While this MoU and the modalities of asset return it stipulates is welcome progress, there are still concerns and questions that remain unaddressed.
Firstly, it is unclear how the transparency and accountability requirement will be interpreted and enforced. This requires the development of clear procedures and format, including the participation of Uzbek and international civil society groups in the process of asset return.
Secondly, the inclusion of the word “potential” with regard to participation of non-governmental organizations leaves a loophole for the Uzbek government to ignore the role of civil society in this matter. We also note the absence in the MoU of the word ‘independent’ in relation to civil society. We would implore its inclusion to avoid the risk of involving organizations controlled by the Government of Uzbekistan (so-called ‘GONGOs’) to represent civil society that would severely risk compromising the work achieved to date. Similar circumstances undermined the Kazakh II asset return case. It is also worth noting that there are still no conditions for the activity of an independent non-governmental sector in Uzbekistan where draconian restrictions on the registration of NGOs still apply.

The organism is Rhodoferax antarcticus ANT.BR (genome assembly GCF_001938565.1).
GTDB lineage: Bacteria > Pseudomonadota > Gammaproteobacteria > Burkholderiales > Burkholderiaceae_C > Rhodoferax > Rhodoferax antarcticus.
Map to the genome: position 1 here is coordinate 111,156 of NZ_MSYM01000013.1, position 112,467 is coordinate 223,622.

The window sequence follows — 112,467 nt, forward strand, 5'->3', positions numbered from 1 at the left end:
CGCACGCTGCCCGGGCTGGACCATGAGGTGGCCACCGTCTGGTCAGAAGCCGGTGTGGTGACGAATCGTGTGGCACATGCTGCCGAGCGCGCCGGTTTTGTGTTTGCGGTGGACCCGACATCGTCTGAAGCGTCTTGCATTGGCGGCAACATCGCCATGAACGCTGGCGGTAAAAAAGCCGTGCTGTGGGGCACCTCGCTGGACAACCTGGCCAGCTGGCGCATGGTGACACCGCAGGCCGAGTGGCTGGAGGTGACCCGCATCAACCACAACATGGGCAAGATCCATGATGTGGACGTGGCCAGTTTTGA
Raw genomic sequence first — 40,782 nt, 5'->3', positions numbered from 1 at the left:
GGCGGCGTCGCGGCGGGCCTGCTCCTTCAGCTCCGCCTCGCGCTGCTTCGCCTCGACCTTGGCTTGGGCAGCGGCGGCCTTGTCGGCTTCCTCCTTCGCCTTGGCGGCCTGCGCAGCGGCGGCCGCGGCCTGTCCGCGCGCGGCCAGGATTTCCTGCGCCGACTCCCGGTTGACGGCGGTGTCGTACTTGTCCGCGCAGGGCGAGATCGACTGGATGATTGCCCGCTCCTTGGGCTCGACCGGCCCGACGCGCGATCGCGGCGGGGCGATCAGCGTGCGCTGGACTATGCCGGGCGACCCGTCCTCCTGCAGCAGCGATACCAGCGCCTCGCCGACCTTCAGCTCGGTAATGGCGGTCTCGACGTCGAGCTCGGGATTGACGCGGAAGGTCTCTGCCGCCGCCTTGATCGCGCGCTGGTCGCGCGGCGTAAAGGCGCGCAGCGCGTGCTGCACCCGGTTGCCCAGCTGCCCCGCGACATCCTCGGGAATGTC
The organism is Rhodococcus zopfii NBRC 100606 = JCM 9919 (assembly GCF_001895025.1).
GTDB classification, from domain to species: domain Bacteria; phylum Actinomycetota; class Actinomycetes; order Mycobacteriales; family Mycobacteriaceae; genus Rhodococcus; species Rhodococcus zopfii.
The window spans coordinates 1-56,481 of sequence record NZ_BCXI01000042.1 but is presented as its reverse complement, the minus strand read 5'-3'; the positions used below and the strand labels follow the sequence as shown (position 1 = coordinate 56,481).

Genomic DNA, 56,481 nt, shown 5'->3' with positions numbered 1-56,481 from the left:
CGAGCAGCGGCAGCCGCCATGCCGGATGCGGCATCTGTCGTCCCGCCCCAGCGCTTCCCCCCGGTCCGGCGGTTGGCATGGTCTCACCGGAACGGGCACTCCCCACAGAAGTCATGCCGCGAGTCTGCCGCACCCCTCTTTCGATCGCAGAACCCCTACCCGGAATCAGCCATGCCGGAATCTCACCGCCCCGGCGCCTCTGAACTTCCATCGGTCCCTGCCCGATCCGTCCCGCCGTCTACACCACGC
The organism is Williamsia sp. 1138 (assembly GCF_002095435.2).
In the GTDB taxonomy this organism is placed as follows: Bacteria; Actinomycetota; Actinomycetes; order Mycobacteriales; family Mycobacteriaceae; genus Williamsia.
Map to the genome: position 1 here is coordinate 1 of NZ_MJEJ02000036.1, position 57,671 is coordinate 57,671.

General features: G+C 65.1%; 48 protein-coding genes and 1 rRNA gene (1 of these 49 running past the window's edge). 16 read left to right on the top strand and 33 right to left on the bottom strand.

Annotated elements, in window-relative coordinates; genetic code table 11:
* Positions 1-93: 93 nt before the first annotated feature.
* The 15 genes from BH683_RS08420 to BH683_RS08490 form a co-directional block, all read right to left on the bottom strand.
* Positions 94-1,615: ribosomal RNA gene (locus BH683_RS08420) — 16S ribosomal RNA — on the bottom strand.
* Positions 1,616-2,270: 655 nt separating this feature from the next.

Thirdly, we believe that the requirement of accountability simply cannot be fulfilled until rule of law is established in the country. The legal profession is still under the direct control of the Uzbek Ministry of Justice. There are no open and transparent systems of public procurement, nor a conflict of interest clause. Due process rights are prohibited and selectively enforced. A number of other anti-corruption mechanisms have not yet been adopted by the government, without which abuse in spending the returned assets is very likely. We would urge the Uzbek and Swiss Governments to ensure that the requirement for accountability is met, not in words, but in legislation.